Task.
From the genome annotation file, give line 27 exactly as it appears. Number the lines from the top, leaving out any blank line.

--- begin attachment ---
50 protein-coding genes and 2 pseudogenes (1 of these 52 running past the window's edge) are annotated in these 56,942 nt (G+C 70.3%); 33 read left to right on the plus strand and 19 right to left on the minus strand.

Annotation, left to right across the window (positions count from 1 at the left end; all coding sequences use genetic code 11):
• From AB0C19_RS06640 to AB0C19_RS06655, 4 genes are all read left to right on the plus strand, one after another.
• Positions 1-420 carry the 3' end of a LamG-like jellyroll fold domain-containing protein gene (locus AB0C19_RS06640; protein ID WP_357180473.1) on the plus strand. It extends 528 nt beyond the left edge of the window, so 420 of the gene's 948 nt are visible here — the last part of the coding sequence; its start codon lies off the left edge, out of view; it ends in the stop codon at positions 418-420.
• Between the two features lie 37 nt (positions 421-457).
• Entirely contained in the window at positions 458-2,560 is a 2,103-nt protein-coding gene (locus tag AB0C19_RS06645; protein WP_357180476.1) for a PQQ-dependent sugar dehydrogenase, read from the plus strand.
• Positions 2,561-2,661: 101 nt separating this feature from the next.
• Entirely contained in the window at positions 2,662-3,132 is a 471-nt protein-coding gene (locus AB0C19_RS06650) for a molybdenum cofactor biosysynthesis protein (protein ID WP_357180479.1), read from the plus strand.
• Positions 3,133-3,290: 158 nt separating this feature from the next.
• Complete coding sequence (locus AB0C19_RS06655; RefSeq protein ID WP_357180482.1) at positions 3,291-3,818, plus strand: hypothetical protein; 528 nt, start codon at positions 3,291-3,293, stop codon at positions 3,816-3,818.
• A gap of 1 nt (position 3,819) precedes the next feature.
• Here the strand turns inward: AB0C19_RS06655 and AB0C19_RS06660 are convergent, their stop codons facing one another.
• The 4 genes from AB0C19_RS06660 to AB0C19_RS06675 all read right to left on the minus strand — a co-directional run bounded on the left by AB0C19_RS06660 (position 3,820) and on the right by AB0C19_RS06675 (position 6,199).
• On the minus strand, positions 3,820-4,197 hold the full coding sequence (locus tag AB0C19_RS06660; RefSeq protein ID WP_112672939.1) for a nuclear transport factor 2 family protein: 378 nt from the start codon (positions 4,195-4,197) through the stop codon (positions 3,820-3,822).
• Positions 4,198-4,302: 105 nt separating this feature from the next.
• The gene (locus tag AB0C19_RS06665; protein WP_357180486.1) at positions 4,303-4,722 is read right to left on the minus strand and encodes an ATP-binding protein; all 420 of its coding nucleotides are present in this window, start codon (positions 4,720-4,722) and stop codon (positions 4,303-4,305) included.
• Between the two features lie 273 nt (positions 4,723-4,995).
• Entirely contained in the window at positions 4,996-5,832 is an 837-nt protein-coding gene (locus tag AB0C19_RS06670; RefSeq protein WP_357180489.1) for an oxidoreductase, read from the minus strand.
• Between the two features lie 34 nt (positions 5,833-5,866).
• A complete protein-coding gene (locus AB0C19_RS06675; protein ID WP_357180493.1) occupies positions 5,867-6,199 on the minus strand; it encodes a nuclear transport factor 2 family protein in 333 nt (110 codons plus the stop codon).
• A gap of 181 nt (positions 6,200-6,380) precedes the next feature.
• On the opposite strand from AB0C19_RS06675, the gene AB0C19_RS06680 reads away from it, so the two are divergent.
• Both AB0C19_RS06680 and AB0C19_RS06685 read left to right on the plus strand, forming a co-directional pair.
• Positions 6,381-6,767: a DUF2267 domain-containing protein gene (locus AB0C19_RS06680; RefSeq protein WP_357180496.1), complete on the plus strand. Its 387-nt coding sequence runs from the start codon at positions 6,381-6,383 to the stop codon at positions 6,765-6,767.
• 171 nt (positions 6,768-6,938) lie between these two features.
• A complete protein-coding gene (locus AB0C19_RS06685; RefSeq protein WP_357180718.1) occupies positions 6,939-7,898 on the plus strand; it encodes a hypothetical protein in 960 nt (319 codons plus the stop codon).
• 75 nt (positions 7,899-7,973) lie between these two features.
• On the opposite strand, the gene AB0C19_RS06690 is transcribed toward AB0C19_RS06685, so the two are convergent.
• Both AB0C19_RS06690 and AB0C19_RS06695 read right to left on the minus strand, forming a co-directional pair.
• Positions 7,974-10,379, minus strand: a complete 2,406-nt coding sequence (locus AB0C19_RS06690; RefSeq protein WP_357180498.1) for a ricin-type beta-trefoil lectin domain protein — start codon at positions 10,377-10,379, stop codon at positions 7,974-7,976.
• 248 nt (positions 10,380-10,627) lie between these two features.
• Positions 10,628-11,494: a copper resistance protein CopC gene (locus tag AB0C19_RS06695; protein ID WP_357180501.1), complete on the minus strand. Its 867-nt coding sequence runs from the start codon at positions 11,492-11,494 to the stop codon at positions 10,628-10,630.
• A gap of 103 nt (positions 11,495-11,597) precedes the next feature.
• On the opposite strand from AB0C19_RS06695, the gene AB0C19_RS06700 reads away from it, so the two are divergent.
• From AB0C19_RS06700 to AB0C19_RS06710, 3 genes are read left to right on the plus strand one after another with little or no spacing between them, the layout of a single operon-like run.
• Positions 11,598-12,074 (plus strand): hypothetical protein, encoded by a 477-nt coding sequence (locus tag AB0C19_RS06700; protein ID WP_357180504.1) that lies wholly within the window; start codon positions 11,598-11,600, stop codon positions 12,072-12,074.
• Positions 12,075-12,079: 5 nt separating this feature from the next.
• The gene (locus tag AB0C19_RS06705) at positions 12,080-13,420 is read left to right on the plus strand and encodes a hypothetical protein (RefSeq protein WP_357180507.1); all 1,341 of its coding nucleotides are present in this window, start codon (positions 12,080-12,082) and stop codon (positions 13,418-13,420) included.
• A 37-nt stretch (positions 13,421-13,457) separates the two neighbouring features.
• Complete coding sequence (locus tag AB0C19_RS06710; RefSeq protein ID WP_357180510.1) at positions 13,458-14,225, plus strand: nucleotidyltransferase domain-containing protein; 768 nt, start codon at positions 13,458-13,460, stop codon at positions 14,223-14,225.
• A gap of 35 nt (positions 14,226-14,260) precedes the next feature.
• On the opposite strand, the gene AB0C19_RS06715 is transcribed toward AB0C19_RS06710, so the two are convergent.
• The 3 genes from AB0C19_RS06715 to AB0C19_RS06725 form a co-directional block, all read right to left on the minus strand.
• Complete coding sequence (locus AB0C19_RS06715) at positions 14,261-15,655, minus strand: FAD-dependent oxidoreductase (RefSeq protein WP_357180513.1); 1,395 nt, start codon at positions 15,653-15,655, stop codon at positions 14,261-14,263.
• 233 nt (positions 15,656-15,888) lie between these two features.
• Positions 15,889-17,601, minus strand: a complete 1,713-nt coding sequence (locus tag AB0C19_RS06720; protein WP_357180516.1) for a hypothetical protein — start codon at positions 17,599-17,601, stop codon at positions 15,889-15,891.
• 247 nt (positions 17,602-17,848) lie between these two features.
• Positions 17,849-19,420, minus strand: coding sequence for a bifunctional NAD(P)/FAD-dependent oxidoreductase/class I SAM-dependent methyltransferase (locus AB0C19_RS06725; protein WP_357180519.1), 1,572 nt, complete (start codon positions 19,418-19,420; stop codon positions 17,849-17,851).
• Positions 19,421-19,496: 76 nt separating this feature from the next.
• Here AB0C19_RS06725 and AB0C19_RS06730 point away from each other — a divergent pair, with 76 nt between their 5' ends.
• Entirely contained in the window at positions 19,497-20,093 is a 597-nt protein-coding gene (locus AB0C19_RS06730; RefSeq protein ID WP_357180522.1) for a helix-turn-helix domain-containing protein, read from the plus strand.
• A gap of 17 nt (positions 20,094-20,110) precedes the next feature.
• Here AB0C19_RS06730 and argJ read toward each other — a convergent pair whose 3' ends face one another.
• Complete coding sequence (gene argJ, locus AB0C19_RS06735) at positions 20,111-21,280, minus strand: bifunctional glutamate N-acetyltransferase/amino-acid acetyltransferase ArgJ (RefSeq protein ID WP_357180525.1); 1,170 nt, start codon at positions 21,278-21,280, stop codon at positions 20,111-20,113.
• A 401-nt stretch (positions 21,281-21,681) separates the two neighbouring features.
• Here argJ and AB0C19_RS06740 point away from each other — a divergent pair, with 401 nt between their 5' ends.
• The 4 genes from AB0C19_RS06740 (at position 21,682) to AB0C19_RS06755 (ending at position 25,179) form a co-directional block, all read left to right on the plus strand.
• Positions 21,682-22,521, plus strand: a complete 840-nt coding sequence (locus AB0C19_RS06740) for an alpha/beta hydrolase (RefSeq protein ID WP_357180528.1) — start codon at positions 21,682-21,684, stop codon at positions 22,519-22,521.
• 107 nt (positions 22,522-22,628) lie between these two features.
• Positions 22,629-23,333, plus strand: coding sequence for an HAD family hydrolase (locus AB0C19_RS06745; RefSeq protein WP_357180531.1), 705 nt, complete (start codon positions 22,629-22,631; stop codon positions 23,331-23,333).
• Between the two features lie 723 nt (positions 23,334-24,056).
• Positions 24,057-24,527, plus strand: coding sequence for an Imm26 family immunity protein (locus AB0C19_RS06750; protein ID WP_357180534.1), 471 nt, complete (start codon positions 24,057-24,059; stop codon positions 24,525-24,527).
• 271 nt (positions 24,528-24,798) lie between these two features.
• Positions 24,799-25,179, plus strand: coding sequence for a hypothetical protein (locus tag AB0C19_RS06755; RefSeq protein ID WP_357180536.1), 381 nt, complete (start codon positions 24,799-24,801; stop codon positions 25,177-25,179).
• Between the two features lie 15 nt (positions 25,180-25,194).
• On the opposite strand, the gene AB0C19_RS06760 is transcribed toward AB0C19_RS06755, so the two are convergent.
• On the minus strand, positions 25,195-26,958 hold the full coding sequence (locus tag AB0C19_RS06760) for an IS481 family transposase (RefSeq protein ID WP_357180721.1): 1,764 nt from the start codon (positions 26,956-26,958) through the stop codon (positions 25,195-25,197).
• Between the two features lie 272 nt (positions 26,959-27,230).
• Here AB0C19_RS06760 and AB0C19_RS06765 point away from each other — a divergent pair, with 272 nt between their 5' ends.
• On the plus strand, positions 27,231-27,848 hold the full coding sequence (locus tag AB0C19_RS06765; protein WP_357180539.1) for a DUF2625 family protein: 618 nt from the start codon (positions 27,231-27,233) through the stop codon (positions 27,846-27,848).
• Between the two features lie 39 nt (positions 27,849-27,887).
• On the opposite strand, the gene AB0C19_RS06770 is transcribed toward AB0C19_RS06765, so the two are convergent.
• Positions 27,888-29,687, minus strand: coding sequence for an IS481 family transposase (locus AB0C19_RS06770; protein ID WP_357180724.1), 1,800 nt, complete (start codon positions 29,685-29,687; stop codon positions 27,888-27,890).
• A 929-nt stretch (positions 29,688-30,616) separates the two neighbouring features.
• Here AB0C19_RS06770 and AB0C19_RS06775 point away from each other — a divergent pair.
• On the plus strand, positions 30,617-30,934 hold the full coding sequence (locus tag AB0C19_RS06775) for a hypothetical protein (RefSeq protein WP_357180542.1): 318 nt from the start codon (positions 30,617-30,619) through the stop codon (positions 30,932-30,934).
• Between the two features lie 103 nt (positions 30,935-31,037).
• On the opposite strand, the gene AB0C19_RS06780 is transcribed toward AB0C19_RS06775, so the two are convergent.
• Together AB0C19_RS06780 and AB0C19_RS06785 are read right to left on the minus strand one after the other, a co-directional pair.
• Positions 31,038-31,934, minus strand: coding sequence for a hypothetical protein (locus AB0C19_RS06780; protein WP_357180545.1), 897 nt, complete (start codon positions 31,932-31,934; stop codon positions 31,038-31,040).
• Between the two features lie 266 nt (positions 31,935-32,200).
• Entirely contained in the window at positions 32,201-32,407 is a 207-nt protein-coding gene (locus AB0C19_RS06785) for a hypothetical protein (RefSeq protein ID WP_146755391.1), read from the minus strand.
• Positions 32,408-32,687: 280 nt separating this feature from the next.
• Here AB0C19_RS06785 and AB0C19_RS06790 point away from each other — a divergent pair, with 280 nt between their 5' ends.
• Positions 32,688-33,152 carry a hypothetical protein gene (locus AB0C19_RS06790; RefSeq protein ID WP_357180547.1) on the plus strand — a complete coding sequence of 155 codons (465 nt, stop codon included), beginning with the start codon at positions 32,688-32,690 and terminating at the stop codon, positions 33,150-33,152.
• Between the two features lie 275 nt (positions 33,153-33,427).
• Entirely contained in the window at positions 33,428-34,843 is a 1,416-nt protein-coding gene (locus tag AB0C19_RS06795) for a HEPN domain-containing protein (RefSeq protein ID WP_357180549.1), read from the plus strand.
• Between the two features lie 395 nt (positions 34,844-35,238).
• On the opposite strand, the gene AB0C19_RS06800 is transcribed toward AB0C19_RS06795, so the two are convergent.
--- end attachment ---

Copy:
• 75 nt (positions 7,899-7,973) lie between these two features.